October 25, 2011, 9:42 AM — Although Apple has designed the iPhone, iPod touch, and iPad to be simple to learn, sometimes you may want a primer on the basics. Here’s a breakdown of the major multitouch gestures, navigation, Home screen tips and tricks, and multitasking features you’ll need to master your iOS device.
Gestures and Techniques
If you’ve never before owned a multitouch device from Apple, you may be unfamiliar with crazy phrases like pinch-to-zoom and the difference between flick and swipe. Have no fear: While some of these gestures may have odd names, they’re easy enough to pick up.
Tap: As clicking is to a desktop computer, so is tapping to an iOS device. Tapping is the most common and basic gesture.
Double-tap: Tap an object twice in succession to effect a double-tap. Double-taps are primarily used for zooming in or out on text.
Tap, hold, and drag: For some functions, such as highlighting text, copying and pasting, or deleting and moving apps, you’ll need to tap and hold down on the screen. When you do this on a piece of text, it will highlight in blue, and editing handles—vertical lines with blue dots—will appear on either side of the highlighted area. You can tap, hold, and, while holding down, drag your finger to increase or decrease the selection. Dragging also comes into play for moving objects in apps, drawing, and swiping and flicking.
Flick and swipe: Swiping is one of your primary navigational tools: You use a left or right swipe to move through app pages on your Home screen or images in the Photos app; you use an up or down swipe to read text in Safari, iBooks, Newsstand, or elsewhere. It’s one of the easiest gestures to learn. A flick is just like a swipe, only faster: Your device supports inertial scrolling, which means that the faster or slower you move your finger, the faster or slower content will move. If you want to get to the bottom of a page quickly, just flick your finger upward in a fast motion.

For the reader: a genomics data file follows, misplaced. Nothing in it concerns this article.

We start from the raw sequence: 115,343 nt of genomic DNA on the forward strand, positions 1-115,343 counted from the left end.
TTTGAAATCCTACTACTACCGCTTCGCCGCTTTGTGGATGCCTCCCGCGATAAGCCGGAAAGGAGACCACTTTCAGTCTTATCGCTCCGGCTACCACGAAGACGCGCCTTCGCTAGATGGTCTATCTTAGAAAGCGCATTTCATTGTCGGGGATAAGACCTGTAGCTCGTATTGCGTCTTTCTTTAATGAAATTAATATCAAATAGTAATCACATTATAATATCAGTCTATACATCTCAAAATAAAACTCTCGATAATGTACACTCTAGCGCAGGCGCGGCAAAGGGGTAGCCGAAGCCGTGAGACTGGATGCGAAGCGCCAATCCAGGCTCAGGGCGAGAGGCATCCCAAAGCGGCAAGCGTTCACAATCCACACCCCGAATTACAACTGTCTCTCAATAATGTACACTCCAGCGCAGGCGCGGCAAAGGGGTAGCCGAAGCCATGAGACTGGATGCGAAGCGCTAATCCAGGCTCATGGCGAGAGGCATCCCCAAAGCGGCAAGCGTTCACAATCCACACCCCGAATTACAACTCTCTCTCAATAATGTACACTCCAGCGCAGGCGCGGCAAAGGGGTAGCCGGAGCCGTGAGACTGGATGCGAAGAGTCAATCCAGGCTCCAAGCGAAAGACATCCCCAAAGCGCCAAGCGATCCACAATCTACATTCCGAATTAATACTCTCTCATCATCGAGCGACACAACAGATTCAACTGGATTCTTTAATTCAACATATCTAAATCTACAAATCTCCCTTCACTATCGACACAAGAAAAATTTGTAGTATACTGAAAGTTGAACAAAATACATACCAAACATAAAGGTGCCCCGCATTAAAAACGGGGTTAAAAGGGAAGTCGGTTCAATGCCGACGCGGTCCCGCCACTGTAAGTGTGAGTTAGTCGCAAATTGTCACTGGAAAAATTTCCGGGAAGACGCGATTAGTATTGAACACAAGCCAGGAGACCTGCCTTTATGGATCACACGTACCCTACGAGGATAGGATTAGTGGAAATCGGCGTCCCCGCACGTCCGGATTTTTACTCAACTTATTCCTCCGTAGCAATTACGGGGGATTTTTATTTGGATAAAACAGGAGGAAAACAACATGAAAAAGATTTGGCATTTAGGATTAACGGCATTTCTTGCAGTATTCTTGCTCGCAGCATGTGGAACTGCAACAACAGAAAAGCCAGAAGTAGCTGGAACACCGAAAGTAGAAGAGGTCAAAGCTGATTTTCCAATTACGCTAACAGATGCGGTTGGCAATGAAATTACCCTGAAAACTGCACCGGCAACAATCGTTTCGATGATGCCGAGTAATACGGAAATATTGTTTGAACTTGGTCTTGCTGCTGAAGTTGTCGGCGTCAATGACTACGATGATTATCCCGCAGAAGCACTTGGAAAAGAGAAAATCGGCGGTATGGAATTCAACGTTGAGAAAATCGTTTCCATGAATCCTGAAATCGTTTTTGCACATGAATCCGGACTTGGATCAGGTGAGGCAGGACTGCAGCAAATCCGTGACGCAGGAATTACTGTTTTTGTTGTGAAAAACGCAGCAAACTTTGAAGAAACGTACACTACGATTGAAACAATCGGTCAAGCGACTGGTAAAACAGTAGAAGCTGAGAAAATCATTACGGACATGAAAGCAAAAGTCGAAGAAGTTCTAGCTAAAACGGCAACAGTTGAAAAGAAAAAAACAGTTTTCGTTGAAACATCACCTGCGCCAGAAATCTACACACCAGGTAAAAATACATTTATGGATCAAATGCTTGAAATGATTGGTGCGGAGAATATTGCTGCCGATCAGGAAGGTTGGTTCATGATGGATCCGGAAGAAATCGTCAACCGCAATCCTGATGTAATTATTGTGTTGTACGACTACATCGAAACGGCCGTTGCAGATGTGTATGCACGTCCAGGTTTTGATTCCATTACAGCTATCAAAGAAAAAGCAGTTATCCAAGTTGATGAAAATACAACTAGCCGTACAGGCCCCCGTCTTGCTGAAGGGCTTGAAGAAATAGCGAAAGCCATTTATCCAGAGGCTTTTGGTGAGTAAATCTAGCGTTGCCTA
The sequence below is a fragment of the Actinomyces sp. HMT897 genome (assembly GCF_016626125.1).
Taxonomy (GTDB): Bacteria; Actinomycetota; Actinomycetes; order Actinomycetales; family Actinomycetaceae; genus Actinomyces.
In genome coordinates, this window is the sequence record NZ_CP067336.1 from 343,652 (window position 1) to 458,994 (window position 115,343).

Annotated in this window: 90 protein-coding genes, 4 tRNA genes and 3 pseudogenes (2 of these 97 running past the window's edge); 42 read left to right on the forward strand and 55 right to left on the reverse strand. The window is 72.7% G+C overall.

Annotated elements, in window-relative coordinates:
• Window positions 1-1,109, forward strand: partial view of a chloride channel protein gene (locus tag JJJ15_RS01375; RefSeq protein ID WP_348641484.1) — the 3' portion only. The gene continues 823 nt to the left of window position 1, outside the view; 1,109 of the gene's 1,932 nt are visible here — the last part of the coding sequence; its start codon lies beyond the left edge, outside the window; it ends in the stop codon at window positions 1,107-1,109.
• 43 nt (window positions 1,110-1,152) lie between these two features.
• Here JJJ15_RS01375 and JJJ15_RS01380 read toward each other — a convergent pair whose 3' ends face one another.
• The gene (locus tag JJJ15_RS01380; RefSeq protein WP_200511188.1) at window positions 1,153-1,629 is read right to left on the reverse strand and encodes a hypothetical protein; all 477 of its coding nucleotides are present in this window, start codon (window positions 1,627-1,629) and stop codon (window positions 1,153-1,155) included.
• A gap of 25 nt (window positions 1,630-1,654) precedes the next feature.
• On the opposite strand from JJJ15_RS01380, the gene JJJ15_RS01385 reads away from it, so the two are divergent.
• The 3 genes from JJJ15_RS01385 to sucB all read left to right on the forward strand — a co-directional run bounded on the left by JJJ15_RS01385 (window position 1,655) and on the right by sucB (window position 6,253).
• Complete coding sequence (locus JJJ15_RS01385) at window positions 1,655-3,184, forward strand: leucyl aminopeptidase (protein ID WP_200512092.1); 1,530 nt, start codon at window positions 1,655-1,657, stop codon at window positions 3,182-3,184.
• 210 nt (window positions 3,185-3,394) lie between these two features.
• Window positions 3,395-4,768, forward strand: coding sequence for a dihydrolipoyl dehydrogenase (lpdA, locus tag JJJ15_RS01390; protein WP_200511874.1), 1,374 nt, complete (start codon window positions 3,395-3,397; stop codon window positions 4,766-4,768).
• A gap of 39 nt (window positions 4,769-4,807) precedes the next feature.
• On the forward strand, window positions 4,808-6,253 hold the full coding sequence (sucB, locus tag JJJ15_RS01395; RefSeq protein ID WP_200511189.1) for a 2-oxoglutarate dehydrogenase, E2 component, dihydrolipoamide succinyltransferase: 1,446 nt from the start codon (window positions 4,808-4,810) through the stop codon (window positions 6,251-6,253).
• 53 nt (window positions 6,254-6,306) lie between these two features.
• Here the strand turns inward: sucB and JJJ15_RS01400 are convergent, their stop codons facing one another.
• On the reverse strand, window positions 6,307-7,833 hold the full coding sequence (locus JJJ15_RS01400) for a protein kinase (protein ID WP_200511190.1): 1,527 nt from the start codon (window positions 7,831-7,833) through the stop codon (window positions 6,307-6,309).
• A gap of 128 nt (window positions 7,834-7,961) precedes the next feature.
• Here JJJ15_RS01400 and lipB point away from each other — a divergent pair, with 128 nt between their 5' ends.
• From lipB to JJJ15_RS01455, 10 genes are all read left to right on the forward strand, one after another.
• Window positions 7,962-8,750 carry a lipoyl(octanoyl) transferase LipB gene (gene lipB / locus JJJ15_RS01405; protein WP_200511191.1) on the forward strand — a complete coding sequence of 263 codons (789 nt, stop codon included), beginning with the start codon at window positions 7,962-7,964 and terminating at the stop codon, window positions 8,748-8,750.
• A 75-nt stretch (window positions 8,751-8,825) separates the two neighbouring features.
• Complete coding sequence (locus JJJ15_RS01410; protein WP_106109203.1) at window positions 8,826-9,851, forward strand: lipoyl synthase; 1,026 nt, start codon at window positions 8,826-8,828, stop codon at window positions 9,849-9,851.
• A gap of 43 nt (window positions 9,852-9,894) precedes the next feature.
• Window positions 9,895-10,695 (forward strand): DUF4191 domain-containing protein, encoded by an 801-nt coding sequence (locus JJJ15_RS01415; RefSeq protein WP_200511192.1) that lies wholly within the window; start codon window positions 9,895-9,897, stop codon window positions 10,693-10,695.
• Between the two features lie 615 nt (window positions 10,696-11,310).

One note of caution: All flicking and swiping on your device is inverse, meaning that when you move your finger down (in other words, swipe down), you’re actually moving whatever is on the screen upward. This makes perfect sense in the real world, but coming from a computer, where scrolling down on a trackpad or mouse actually scrolls the window down, it can be a bit disorienting at first. Why make the clarification? In this book, we refer several times to “swiping right” to bring up a left-hand navigational bar—which can be confusing to parse, if you don’t know about inverse gestures.
Pinch: To zoom in or to open something, place your thumb and index finger, pinched together, on screen and spread them apart. To zoom out, do the reverse: Start with your thumb and index finger outwards, and then pinch them together.